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The 7 secrets of Daft Punk's success

Random Access Memories, the 2013 fourth studio album by Daft Punk, was a huge record for the French dance duo. It won five Grammys, spawned the global hit Get Lucky and, with some irony, made once-eternal outsiders Guy-Manuel de Homem-Christo and Thomas Bangalter part of the music industry establishment.

In its wake, Frenchman Hervé Martin-Delpierre directed 2015's Daft Punk Unchained - an excellent, career-spanning documentary, broadcast on BBC Four on February 19. It goes beyond the helmets, identifying what is it that makes Daft Punk so unique, and how they've managed to stay on top of dance music for two decades. Here are a few secrets of their success:

1. They're never in a hurry to do anything

There's a great quote from the duo at the beginning of Daft Punk Unchained: "We're so used to crappy products." First key to Daft Punk's success, then - never producing crappy products and that means taking time over all their work, whether it's their music, their image or their live show.

In this 2013 interview with long-time supporter Pete Tong, Thomas explains just how long it took to finish Random Access Memories. It was five years in the making, although they toured and made their Tron soundtrack in those years too, and, asked whether they intend to play the record live, Thomas says: "There's no plans right now. We always do things one step at a time."

In our age of quick fixes and instant gratification, that's unusual. Daft Punk have always kept people guessing.

2. Their attention to detail is obsessive

In the documentary, Get Lucky singer Pharrell Williams mentions how there's "a reason behind everything" with Daft Punk. Nothing is ever left to accident - except perhaps on their more spontaneous 2005 album, Human After All - and they're famously obsessed with detail, surprising even electronic music pioneer Giorgio Moroder (above), who tells his life story on the track Giorgio by Moroder from Random Access Memories.

"They sat me down and told me, 'Talk about your life,'" Moroder recalls in the film. Daft Punk recorded his voice with three microphones of varying age, so you hear him on the album speaking about his early days with a vintage mic, and so on.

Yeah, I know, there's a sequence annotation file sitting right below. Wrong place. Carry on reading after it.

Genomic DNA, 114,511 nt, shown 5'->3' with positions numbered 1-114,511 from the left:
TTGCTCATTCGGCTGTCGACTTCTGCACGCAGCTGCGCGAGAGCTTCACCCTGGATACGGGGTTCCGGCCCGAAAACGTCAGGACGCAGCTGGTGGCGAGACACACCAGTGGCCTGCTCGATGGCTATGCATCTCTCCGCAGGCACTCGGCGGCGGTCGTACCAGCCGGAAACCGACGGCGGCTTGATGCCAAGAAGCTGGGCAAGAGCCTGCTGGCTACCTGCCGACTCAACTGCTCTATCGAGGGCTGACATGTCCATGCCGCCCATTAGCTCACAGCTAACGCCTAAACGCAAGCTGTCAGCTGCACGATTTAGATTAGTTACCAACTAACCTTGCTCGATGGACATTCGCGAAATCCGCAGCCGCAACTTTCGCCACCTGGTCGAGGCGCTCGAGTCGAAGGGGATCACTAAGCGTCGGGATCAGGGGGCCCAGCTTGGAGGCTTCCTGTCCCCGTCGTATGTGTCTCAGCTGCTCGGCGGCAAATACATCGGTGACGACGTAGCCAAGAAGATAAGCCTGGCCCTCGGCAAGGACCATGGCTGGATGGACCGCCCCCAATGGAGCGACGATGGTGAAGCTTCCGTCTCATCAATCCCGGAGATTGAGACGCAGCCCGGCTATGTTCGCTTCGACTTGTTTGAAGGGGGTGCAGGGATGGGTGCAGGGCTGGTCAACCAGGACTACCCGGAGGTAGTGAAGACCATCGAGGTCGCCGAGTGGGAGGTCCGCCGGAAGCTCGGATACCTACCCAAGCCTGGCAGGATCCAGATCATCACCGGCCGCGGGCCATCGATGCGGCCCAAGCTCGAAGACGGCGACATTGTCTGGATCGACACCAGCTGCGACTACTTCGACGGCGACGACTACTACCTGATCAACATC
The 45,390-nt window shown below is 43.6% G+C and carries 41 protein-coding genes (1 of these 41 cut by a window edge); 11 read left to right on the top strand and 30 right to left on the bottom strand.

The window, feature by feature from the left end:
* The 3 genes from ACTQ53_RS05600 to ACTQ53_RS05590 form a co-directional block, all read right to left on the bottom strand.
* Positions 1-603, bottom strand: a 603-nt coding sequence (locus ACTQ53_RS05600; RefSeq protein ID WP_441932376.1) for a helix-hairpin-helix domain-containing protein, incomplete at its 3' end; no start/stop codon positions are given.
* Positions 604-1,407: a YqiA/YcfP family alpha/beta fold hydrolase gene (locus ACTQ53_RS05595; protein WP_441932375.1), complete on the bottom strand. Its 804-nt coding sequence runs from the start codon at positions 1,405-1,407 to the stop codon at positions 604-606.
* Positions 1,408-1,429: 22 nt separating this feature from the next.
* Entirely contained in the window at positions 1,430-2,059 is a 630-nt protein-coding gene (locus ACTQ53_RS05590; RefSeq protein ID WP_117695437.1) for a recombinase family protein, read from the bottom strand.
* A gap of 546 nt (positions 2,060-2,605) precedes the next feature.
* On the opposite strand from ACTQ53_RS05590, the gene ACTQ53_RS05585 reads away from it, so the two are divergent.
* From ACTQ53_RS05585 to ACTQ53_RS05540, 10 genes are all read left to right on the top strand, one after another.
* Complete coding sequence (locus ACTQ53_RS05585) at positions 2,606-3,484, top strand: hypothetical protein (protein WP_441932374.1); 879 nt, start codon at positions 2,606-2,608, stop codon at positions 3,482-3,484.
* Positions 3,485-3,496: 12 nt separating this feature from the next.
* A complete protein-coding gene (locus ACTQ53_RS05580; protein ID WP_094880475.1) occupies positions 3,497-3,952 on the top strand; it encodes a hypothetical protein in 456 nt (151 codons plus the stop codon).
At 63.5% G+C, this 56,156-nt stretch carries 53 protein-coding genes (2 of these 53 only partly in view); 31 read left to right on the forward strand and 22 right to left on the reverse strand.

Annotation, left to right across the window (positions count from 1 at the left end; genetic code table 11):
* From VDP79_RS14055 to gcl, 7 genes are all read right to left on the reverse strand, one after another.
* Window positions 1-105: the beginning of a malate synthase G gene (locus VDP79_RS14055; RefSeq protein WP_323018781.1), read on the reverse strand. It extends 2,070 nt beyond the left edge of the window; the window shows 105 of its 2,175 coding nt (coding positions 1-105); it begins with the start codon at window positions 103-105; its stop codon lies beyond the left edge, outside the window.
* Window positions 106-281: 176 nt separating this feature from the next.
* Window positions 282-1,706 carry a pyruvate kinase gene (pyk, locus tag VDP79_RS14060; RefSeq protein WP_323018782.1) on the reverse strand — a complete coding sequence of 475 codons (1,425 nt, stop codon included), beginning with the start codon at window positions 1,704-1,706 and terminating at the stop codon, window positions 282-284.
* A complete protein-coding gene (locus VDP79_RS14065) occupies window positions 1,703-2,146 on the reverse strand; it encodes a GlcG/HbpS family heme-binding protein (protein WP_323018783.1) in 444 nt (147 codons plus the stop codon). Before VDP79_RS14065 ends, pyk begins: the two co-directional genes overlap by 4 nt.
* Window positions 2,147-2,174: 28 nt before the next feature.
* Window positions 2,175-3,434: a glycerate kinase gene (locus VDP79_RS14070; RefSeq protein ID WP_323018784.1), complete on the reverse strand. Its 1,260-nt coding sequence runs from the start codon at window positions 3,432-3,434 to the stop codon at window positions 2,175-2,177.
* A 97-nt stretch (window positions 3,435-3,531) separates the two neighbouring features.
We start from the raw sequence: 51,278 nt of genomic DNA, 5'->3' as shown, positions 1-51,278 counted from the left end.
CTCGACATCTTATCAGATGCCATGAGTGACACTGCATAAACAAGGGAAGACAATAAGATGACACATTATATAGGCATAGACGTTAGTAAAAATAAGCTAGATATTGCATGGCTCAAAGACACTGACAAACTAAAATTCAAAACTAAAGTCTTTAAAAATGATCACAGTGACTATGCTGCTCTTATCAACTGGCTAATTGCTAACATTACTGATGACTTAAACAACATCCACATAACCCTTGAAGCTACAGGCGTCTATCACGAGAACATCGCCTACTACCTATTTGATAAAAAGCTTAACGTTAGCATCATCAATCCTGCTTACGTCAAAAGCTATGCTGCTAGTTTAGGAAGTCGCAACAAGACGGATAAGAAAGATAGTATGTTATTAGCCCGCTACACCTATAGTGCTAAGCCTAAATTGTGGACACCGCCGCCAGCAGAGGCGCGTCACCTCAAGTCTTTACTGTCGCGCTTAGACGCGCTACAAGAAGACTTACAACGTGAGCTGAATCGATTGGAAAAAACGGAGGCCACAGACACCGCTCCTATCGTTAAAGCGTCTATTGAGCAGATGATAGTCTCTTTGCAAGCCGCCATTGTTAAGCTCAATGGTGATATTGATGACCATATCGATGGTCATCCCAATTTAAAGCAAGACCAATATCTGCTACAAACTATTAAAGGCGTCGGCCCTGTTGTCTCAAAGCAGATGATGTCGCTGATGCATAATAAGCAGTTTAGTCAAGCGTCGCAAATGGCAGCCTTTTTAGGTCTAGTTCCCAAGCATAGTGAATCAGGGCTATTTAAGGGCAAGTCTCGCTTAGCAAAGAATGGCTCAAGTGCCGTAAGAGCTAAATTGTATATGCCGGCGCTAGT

"Who would hear the difference?" asked Moroder, and he was told no one would, except Daft Punk. And if you apply that kind of detail to every aspect all your music, it ultimately makes a spectacular difference.

3. They've always picked perfect collaborators

Daft Punk collaborators Spike Jonze and Pharrell in 2002
Daft Punk collaborators Spike Jonze and Pharrell in 2002

For Daft Punk, working with musicians and filmmakers has never been about whether their cultural currency is high or low, just whether they're the right person. Using Moroder, Pharrell and also Chic's Nile Rodgers on Random Access Memories worked beautifully with the album's retro-futurist aesthetic, and Daft Punk have a long history of making wise decisions when it comes to collaborators. Spike Jonze's video for Da Funk, an early single, was instrumental in breaking the band to the MTV generation in the mid-90s, and they found another like-minded director in Michel Gondry, who made the classic video for Around the World in 1997.

Just as revealing is who they turned down working with. In Daft Punk Unchained, the ex-president of their label, Virgin, reveals that Madonna, Janet Jackson and George Michael all wanted to work with the group in the 90s. They said no.

4. They constantly reinvest funds into Daft Punk